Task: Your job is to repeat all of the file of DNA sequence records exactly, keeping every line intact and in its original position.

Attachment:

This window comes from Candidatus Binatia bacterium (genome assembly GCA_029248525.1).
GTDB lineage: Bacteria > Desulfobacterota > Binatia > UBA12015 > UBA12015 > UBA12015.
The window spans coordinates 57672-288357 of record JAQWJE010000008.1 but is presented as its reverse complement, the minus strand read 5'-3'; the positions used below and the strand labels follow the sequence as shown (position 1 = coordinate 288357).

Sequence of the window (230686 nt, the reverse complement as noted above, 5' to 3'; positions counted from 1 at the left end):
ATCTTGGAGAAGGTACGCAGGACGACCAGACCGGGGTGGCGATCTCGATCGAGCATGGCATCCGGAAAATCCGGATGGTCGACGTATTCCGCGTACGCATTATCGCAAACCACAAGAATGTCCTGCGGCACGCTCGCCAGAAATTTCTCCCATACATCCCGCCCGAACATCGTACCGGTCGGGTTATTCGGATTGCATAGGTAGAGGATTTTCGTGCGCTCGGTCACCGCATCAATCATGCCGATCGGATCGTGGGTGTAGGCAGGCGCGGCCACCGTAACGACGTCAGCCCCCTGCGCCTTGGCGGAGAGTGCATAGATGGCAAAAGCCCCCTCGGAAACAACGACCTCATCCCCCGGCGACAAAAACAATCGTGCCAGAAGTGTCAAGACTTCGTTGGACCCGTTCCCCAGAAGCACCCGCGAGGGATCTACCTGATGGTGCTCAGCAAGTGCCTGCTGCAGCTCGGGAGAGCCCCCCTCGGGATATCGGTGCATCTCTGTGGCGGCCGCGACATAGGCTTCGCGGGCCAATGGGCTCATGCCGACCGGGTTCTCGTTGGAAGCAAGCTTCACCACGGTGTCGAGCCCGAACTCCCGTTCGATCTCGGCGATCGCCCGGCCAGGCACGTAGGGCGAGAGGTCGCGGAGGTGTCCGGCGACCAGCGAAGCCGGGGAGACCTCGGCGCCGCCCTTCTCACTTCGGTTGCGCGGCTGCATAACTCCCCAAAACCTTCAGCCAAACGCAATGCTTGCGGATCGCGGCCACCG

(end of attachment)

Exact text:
This window comes from Candidatus Binatia bacterium (genome assembly GCA_029248525.1).
GTDB lineage: Bacteria > Desulfobacterota > Binatia > UBA12015 > UBA12015 > UBA12015.
The window spans coordinates 57672-288357 of record JAQWJE010000008.1 but is presented as its reverse complement, the minus strand read 5'-3'; the positions used below and the strand labels follow the sequence as shown (position 1 = coordinate 288357).

Sequence of the window (230686 nt, the reverse complement as noted above, 5' to 3'; positions counted from 1 at the left end):
ATCTTGGAGAAGGTACGCAGGACGACCAGACCGGGGTGGCGATCTCGATCGAGCATGGCATCCGGAAAATCCGGATGGTCGACGTATTCCGCGTACGCATTATCGCAAACCACAAGAATGTCCTGCGGCACGCTCGCCAGAAATTTCTCCCATACATCCCGCCCGAACATCGTACCGGTCGGGTTATTCGGATTGCATAGGTAGAGGATTTTCGTGCGCTCGGTCACCGCATCAATCATGCCGATCGGATCGTGGGTGTAGGCAGGCGCGGCCACCGTAACGACGTCAGCCCCCTGCGCCTTGGCGGAGAGTGCATAGATGGCAAAAGCCCCCTCGGAAACAACGACCTCATCCCCCGGCGACAAAAACAATCGTGCCAGAAGTGTCAAGACTTCGTTGGACCCGTTCCCCAGAAGCACCCGCGAGGGATCTACCTGATGGTGCTCAGCAAGTGCCTGCTGCAGCTCGGGAGAGCCCCCCTCGGGATATCGGTGCATCTCTGTGGCGGCCGCGACATAGGCTTCGCGGGCCAATGGGCTCATGCCGACCGGGTTCTCGTTGGAAGCAAGCTTCACCACGGTGTCGAGCCCGAACTCCCGTTCGATCTCGGCGATCGCCCGGCCAGGCACGTAGGGCGAGAGGTCGCGGAGGTGTCCGGCGACCAGCGAAGCCGGGGAGACCTCGGCGCCGCCCTTCTCACTTCGGTTGCGCGGCTGCATAACTCCCCAAAACCTTCAGCCAAACGCAATGCTTGCGGATCGCGGCCACCG